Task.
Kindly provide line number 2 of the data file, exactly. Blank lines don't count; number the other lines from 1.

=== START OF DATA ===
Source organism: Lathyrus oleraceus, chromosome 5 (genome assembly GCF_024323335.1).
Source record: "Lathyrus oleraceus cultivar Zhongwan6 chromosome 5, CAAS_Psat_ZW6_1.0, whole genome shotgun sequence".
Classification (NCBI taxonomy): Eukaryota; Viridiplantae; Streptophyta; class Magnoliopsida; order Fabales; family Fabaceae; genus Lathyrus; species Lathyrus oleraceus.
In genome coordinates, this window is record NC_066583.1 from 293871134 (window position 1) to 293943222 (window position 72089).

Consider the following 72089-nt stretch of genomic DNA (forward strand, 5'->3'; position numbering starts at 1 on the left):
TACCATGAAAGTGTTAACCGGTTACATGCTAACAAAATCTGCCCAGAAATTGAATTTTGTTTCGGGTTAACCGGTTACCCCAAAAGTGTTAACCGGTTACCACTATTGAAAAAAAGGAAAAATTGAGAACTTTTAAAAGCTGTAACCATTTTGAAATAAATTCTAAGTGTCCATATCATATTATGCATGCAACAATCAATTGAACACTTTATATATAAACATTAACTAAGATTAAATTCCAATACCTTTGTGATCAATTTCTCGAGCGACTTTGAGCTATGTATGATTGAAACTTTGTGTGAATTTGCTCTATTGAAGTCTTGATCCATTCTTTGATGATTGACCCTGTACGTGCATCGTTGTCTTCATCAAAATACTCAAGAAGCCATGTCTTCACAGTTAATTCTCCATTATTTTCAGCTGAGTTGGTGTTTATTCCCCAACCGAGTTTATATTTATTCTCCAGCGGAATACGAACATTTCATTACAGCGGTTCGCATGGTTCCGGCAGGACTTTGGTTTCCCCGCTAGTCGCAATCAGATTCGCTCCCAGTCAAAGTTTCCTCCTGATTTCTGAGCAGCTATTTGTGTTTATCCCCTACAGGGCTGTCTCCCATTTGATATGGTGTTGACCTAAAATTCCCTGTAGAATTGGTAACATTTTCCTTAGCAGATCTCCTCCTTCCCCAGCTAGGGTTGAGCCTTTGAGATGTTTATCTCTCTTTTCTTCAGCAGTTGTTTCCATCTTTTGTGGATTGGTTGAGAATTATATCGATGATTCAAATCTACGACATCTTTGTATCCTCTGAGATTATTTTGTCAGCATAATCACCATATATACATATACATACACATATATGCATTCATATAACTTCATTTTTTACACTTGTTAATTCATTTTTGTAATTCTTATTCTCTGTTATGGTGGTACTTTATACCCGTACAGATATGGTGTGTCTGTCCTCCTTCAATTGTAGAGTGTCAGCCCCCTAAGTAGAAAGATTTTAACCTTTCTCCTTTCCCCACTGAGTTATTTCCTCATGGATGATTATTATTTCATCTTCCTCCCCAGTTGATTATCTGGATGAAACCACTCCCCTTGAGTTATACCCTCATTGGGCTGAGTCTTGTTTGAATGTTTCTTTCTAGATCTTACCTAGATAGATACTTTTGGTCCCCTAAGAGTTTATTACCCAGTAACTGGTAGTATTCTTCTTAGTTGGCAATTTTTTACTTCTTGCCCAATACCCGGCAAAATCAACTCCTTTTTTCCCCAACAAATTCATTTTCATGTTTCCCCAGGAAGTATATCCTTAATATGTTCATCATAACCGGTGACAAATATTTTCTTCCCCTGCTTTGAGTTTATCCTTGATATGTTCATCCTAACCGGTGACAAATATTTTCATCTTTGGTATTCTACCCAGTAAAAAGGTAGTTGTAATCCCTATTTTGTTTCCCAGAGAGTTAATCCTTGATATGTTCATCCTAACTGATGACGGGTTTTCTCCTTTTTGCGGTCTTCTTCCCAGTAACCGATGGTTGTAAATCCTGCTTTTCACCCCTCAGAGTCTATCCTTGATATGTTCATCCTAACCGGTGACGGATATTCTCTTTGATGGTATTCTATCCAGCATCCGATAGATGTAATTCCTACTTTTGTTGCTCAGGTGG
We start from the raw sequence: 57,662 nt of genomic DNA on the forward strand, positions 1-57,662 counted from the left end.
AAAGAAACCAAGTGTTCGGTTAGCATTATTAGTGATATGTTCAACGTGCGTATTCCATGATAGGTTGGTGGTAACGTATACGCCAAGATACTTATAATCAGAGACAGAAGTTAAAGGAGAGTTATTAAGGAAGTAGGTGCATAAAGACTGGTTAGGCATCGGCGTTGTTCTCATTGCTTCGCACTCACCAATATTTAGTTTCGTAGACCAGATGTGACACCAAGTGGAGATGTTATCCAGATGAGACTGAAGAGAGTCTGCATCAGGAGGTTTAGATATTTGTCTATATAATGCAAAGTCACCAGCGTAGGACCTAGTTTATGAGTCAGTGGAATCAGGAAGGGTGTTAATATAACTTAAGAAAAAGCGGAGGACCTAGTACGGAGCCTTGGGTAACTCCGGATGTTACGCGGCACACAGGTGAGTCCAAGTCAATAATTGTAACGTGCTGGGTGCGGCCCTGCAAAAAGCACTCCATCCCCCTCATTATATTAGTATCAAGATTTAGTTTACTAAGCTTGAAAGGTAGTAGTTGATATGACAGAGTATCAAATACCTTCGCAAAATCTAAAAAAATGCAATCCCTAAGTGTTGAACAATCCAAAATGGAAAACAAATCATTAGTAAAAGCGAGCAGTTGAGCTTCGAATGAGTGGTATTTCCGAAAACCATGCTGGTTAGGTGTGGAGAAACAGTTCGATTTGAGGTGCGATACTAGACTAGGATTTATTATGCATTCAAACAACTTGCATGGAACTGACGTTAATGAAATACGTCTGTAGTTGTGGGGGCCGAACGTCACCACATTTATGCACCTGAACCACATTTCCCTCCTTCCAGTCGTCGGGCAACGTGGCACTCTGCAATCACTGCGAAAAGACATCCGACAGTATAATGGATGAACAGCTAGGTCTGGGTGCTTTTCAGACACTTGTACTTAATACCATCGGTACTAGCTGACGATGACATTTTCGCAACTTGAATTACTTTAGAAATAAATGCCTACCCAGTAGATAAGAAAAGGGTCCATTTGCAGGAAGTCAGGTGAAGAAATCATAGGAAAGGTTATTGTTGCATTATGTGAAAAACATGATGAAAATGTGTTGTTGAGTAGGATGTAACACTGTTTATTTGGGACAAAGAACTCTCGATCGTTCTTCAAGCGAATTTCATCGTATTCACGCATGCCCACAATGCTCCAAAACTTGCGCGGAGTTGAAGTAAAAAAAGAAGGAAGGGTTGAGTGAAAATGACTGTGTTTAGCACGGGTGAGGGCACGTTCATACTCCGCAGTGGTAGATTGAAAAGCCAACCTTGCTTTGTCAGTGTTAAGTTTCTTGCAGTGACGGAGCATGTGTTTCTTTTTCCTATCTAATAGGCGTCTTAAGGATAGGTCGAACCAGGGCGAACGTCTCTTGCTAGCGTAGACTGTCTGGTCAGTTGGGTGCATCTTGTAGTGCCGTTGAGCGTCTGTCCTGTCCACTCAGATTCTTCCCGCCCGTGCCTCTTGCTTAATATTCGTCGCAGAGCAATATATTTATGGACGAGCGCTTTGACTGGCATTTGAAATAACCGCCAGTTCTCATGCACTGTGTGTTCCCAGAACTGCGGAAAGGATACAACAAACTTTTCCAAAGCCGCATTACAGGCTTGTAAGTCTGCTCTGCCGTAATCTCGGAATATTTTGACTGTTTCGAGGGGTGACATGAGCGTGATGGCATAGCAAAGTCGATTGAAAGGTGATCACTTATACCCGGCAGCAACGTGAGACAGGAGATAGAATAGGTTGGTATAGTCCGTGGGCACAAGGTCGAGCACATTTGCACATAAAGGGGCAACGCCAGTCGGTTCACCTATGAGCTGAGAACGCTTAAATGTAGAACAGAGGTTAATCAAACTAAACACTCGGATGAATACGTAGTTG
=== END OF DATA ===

Source record: "Lathyrus oleraceus cultivar Zhongwan6 chromosome 5, CAAS_Psat_ZW6_1.0, whole genome shotgun sequence".